UNLV will take a leading role in a $20 million research project that will enhance solar energy technology and advance understanding of the connection between solar energy, water, and the environment in Nevada.
Over the course of the five-year grant, UNLV will receive $7.4 million to lead the solar energy and water components of the research project. The rest of the funding will go to the University of Nevada, Reno and the Desert Research Institute.
The project was funded by the National Science Foundation's Experimental Program to Stimulate Competitive Research (EPSCoR) program, whose mission is to assist the NSF in strengthening research and education in science, technology, engineering, and mathematics throughout the United States.
The "Solar Energy-Water-Environment Nexus" project will enhance understanding of the balance among water conservation, the environment, and solar energy by addressing a variety of issues related to large-scale solar installations in arid desert lands. The project will combine research on solar energy generation with the understanding of eco-hydrological impacts of solar installations to advance the economic and eco-friendly viability of solar electricity generation.
"UNLV is pleased to be a part of this project," said UNLV President Neal Smatresk. "We believe Nevada is an ideal location for advancing solar energy, and we are delighted to help develop clean energy technology that will address a variety of environmental concerns. UNLV is at the forefront of interdisciplinary research that can contribute to the economic development of our community and state. This grant demonstrates how competitive we have become in research and how committed we are to educating our workforce, improving the economy of the state, and enhancing the quality of life for all Nevadans."
As a part of the project, the Nevada Environment, Water, and Solar Testing and Research Facility (NEW-STAR) will be established at a site outside Boulder City surrounded by large, commercial solar energy plants in the Eldorado Valley. The new facility will develop engineering/technological solutions to repel arid dust and minimize water usage while examining the desert ecosystem responses. It will then develop mitigation tactics to preserve the environment. Additional experiments will be conducted at other sites in Southern Nevada.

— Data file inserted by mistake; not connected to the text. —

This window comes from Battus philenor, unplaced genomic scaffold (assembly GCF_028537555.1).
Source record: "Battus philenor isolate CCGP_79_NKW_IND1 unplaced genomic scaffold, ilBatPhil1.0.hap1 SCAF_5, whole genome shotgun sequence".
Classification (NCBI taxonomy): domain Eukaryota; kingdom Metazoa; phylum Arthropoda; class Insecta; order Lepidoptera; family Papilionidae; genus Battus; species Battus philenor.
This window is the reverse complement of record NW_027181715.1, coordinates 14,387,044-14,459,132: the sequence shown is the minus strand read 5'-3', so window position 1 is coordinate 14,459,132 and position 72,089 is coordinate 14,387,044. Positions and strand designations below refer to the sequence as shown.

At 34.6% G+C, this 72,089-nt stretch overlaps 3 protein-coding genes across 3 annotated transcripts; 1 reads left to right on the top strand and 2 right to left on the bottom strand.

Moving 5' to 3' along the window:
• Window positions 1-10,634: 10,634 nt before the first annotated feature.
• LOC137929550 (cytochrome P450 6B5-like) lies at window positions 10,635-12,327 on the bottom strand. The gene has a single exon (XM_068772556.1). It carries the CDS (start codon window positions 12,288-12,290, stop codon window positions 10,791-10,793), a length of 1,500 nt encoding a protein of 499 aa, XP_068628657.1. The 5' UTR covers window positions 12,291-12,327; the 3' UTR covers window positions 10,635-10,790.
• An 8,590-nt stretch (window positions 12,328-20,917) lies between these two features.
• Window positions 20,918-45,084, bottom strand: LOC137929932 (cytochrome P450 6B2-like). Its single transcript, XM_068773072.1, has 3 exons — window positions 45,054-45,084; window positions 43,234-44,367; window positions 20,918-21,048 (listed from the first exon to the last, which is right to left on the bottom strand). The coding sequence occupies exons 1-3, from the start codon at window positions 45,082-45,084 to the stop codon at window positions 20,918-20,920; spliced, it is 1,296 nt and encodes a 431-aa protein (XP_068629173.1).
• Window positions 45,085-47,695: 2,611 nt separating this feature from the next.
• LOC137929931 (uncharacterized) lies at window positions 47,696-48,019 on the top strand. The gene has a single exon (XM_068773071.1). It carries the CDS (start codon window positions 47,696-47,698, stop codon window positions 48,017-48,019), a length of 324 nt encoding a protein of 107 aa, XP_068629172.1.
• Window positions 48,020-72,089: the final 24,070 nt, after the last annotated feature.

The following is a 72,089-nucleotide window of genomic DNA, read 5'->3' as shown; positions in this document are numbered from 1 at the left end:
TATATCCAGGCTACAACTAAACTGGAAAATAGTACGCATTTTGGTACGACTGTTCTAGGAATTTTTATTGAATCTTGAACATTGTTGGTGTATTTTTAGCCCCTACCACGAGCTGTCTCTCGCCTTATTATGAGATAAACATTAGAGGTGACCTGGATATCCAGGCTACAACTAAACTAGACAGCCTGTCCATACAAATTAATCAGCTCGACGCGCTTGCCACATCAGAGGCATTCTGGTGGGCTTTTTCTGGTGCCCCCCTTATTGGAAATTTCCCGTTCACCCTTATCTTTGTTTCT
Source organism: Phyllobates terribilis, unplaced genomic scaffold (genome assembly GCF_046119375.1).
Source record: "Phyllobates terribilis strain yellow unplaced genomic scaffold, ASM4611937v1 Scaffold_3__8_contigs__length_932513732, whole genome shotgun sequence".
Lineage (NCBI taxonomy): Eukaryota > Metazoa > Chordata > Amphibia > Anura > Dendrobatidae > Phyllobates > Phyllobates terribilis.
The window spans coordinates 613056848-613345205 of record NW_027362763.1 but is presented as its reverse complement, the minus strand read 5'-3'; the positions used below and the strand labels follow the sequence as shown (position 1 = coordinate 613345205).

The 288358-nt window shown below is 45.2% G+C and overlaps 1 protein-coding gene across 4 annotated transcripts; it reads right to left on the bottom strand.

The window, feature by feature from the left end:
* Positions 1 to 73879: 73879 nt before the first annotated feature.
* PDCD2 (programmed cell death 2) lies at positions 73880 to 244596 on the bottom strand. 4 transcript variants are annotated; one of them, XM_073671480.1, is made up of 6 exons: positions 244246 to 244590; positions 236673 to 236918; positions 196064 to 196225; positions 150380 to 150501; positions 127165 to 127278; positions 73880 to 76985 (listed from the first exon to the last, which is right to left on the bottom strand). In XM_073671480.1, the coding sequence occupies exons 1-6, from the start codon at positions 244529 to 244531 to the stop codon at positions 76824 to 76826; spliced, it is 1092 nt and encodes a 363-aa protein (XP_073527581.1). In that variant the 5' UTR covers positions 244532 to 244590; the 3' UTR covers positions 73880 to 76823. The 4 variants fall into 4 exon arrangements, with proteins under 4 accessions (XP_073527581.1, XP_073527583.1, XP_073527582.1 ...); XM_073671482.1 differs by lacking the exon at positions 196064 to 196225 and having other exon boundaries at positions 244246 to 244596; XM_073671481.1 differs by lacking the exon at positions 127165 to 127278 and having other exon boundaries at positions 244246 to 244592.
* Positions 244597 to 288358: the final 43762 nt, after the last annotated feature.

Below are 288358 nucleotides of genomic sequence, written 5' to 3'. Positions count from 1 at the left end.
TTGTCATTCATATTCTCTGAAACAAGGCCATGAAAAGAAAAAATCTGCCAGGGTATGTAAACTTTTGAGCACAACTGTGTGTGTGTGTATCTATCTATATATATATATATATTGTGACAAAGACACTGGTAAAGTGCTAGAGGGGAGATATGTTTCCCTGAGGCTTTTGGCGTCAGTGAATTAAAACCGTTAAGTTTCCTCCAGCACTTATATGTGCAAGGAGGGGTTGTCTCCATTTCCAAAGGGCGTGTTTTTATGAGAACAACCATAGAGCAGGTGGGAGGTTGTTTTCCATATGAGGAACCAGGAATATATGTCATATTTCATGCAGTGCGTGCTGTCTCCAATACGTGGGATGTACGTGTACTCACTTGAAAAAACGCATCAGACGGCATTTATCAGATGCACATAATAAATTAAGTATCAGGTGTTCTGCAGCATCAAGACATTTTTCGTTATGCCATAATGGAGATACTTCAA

"Our students and faculty will benefit tremendously from this grant," said Thomas Piechota, vice president for research and graduate studies. "A grant of this size brings attention to the quality and competitiveness of our university, but, most importantly, it enables the campus to build its infrastructure and provide resources for research. It's a wonderful opportunity."
The award will increase the ability of Nevada's higher education institutions to conduct research on solar energy generation, its environmental impacts and associated water issues, and to develop new capabilities in cyberinfrastructure that will accelerate the high-speed connectivity within institutions for scientific capabilities. A primary goal will be to initiate collaboration with stakeholders and industry leaders to facilitate more research and development capabilities, technological enhancements, and promote innovation. It will also promote workforce development.
The Nevada EPSCOR office operated through the Nevada System of Higher Education is facilitating this award.
UNLV distinguished mechanical engineering professor Robert Boehm, a veteran of solar energy research and co-principal investigator on the grant, will lead the portion of the project on improving solar energy technology.
"This grant will enable us to build some very important infrastructure that will make us even more competitive in the acquisition of research funding," Boehm said. "The project draws on many strengths already established in Southern Nevada and at UNLV, so we will be in an even better position for future research."
UNLV civil and environmental engineering professor Jacimaria Batista, Boehm's co-PI on the grant and an expert in water research, will lead the portion of the project that focuses on how to conserve water used in solar energy generation.
"With this grant, Nevada has the potential to advance our understanding of the balance among water conservation, the environment, and solar energy," Batista said. "We call this the Solar Energy-Water-Environment nexus. This grant will also generate a future qualified workforce for solar energy development in Nevada, as it includes 18 Ph.D.-level assistantships, as well as research opportunities for undergraduate students in engineering and science."
UNLV faculty from three UNLV colleges will be involved, and the researchers hope to attract several industry collaborators to the project.